In London On Tuesday, Roger Federer was honoured at a brief ceremony for his career and his men’s-record eight Wimbledon singles titles.
As he entered the Royal Box at Centre Court, the crowd, which included Princess Kate, gave him a standing ovation for 112 minutes. The retired Federer made his way to his seat in the reserved area above one of the baselines in the Grand Slam tournament’s main stadium while donning a cream-coloured suit with his purple All England Club member’s pin on a lapel, a striped shirt, and a polka-dot tie.
Federer waved and tapped his chest, repeatedly saying, “Thank you,” as the applause and roars cascaded under the closed retractable roof on a rainy Day 2 at the grass-court event that he once dominated.
Federer was recognized before the match at Centre Court began for “his contributions to tennis — and, in particular, to these very special lawns,” according to the announcer. Following a number of knee surgeries, Federer, who turns 42 on August 8, announced his retirement at the end of the previous year.
His final contest was a 2021 All England Club quarterfinal defeat against Hubert Hurkacz. A video highlight loop of Federer playing, triumphing, and speaking at Wimbledon, where he won the first of his 20 career Grand Slam titles in 2003, was shown during the ceremony on Tuesday. That was the beginning of a streak of five straight victories that lasted until 2007, then more titles there in 2009, 2012, and 2017.
“When I stop, the tournament still lives on. The tournament is bigger than any player who’s ever lived,” a younger Federer said in an interview shown during the film Tuesday. “I really look forward to the day where I retire and I can come back and just have tea time, you know, on the terrace.”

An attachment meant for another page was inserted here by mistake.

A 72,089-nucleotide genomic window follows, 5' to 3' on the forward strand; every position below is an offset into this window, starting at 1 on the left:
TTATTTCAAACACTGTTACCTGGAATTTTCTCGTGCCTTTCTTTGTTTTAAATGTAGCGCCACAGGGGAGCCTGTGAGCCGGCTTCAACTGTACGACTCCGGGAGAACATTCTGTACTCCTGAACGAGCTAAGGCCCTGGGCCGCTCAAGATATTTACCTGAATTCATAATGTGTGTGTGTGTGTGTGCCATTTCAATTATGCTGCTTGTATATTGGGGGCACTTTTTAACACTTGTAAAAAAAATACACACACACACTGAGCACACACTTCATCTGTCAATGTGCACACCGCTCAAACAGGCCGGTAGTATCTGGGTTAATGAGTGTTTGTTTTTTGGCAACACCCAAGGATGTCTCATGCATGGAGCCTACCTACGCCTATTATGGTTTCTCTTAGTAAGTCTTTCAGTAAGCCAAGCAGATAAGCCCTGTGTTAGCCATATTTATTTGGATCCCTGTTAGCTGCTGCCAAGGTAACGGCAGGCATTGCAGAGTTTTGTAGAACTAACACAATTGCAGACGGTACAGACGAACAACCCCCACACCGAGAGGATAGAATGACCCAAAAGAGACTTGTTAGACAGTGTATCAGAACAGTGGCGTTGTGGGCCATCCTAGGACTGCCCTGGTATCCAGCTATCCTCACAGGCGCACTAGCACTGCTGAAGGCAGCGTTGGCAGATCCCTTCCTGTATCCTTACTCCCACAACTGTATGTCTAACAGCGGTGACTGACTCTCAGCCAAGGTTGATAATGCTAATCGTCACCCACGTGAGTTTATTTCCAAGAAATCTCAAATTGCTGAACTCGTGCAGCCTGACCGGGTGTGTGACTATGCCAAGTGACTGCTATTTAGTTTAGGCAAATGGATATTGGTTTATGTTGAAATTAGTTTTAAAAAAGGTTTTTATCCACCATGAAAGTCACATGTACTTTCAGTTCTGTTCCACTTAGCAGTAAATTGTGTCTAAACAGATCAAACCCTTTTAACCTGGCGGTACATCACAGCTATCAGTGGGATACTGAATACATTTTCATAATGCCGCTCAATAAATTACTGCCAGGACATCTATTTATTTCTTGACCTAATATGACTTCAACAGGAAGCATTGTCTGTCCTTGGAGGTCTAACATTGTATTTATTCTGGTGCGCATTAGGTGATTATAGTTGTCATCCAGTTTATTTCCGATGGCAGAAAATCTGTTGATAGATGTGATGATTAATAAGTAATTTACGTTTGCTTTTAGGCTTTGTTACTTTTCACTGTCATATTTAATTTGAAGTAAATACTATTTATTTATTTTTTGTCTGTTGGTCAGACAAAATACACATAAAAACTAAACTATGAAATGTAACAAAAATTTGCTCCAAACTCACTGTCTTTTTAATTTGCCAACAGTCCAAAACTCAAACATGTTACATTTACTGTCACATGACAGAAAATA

The video was interspersed with shots of various players speaking glowingly of Federer.
“Roger is legend. He makes every shot look easy,” 2022 Wimbledon runner-up Ons Jabeur said. Alex De Minaur spoke of Federer’s “masterful elegance on a tennis court.” Taylor Fritz called him an “inspiration,” Coco Gauff used the word “icon,” and current women’s No. 1 Iga Swiatek labeled Federer a “really special player.”
Who is Roger Federer?
Roger Federer is a Swiss former professional tennis player. He was ranked world No. 1 in singles by the Association of Tennis Professionals (ATP) for 310 weeks, including a record 237 consecutive weeks, and finished as the year-end No. 1 five times.
His 103 singles victories on the ATP Tour rank second all-time, and they include 20 major men’s singles titles, a record eight Wimbledon victories for men, a joint-record five US Open victories for men during the Open Era, and a record six year-end victories. He is considered as “the greatest and most successful” Swiss athlete in history in his native nation.
Federer, a former ball boy and the Wimbledon junior champion in 1998 won his first major singles championship at Wimbledon in 2003 at the age of 21.
Federer participated in 21 of the 28 major singles finals between 2003 and 2009. In 2004, 2006, and 2007, he won the ATP Finals, three of the four majors, and five US Open and Wimbledon championships in a row.
At the 2009 French Open, where he had lost to Nadal three times in a row, he completed the career Grand Slam. Nadal remained his major competitor until 2010. He broke Pete Sampras’ record of 14 major men’s singles victories at Wimbledon in 2009 at the age of 27.